Yesterday was the first day when both men and women started receiving the State Pension at the age of 65, marking the end of a 25-year process that has seen women's State Pension age climb up from the age of 60. However, many are questioning just how equal this is.
Not only have some women had as little as five years to prepare for the longer wait, they also tend to get lower State Pension payments than men, due to generally having lower-paid or more part-time jobs and therefore paying less in National Insurance (NI) contributions. Additionally, they could be missing out on extra NI credits related to time off work for childcare, with some experts warning that these changes could result in significant hardship for many women.
The increases aren't over yet, either, as both men and women's State Pension age will start to rise further, to 66 by October 2020, and then to 67 between 2026 and 2028, before ending up at 68 (according to current Government guidelines, which could change). This means anyone who is still more than 10 years away from their retirement may want to prepare themselves for either working longer or putting away more to cover the extra years.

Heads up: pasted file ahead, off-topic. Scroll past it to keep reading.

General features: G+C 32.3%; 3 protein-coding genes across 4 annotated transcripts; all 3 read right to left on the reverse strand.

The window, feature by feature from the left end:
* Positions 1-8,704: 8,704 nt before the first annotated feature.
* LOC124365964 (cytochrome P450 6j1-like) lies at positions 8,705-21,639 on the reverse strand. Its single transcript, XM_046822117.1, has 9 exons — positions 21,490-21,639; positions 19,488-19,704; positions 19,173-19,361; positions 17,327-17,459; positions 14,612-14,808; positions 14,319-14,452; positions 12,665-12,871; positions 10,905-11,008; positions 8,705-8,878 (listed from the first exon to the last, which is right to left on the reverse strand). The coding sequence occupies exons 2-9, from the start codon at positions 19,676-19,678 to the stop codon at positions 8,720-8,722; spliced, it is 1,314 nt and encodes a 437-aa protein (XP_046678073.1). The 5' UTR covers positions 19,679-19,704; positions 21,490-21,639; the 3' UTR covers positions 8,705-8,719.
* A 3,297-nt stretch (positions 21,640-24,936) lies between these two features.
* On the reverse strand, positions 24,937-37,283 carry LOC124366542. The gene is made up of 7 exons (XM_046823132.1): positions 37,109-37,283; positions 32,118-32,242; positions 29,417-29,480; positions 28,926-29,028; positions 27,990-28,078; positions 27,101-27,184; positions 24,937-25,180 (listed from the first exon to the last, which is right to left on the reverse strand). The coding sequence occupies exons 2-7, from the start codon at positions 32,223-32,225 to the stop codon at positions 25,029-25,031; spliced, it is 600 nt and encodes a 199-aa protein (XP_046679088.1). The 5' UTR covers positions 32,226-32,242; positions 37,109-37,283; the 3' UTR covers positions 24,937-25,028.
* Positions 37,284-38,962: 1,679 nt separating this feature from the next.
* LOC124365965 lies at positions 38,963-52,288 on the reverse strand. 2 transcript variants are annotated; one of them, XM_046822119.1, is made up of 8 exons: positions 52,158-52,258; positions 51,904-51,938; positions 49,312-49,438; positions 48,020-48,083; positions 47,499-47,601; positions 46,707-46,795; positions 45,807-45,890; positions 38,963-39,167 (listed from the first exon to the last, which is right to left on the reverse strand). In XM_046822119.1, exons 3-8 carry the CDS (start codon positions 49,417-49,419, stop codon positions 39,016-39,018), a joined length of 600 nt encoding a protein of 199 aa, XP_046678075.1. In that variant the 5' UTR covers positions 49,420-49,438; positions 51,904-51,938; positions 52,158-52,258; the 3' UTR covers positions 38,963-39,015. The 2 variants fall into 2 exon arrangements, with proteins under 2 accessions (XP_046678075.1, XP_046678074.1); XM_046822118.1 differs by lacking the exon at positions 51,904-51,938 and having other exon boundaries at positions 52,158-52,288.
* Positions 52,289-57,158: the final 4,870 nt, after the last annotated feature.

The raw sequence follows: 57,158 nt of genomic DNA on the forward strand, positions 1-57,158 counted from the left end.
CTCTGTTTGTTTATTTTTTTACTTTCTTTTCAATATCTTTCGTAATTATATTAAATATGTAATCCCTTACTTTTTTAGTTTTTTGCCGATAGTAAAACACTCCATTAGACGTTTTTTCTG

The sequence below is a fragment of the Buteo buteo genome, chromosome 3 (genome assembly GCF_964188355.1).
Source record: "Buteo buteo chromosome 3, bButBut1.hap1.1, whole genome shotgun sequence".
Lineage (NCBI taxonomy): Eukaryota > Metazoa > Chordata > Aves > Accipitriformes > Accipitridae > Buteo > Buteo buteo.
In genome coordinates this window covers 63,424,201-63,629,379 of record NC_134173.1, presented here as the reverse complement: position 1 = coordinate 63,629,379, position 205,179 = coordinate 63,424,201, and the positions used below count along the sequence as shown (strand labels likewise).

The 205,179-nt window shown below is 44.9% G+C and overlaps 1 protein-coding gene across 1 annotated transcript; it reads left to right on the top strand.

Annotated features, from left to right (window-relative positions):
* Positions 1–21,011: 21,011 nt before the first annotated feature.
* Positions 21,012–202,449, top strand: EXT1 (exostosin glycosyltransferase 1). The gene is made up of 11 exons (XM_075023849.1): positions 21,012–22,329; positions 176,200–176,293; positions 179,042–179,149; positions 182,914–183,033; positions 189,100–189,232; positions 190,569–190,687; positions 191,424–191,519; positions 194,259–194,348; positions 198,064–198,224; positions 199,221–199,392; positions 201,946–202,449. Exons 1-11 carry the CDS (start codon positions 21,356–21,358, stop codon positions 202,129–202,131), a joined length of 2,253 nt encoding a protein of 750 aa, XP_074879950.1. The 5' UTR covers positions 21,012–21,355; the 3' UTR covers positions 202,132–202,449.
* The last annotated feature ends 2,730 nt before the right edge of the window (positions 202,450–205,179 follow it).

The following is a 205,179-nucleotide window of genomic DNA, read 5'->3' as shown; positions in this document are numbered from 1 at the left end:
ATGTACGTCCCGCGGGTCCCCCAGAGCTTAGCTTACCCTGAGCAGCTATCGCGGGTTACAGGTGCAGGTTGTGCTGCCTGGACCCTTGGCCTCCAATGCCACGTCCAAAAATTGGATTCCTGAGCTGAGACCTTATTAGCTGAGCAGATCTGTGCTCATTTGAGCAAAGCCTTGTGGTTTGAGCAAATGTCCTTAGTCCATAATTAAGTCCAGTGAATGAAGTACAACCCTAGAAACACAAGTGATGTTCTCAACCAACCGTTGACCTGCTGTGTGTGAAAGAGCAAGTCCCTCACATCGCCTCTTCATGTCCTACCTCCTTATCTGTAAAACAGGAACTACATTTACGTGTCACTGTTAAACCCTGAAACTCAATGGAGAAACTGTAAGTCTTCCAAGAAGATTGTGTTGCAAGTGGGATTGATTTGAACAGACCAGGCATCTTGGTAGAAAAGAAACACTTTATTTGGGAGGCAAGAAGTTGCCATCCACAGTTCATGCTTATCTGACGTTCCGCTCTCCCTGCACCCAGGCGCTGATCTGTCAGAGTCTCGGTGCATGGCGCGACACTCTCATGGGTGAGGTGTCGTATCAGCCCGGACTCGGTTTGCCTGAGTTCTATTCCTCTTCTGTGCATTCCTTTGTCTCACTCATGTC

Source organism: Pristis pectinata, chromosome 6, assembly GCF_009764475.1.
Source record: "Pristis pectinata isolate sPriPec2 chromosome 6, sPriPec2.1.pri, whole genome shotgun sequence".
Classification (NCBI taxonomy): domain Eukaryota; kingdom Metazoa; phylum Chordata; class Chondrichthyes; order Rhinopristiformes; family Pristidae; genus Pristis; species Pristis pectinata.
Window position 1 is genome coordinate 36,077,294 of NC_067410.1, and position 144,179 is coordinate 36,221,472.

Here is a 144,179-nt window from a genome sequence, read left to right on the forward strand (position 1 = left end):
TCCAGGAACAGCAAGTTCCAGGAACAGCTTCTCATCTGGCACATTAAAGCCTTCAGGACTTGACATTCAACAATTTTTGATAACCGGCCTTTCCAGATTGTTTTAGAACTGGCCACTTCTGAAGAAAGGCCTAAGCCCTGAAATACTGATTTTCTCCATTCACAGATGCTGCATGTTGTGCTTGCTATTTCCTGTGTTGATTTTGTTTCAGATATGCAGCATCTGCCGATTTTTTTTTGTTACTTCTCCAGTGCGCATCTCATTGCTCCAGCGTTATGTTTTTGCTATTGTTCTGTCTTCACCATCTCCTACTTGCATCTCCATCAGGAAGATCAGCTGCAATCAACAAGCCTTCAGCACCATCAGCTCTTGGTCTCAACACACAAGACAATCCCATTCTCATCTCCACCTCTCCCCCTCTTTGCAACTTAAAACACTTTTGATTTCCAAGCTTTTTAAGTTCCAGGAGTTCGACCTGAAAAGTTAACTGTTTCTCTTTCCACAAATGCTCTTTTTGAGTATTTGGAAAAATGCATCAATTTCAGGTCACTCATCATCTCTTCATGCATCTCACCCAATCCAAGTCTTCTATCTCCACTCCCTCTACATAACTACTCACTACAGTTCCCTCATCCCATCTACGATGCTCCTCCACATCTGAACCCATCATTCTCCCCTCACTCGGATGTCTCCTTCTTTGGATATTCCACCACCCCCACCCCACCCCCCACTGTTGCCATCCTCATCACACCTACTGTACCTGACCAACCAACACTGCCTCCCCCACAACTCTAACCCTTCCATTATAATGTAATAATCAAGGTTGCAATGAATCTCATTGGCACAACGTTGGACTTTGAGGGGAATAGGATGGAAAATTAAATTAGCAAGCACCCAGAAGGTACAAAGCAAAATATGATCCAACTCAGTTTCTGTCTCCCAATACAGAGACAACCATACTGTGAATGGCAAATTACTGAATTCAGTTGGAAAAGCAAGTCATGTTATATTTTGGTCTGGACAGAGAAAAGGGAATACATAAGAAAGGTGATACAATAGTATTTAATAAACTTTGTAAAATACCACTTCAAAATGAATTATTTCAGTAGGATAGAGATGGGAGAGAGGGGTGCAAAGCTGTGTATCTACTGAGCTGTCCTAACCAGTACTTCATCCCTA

With women still making up the vast majority of those in part-time employment, as well as more than half of those who are 'economically inactive' (according to official data from the Office for National Statistics), there's the further risk that auto-enrolment could be passing a lot of women by. While there are groups campaigning to fix the current State Pension inequality, anyone who's younger and not contributing to a workplace pension may want to get their own ducks in a row – the sooner the better.
In addition to a workplace pension, or for those who are self-employed a private pension, you could consider a Lifetime ISA, which allows you to save up for either retirement or a first home with the help of a Government bonus. Of course, it's always a good idea to have multiple savings and pensions pots set aside for your future, so you don't risk everything in a single account, and you might want to consider getting some professional advice as well.
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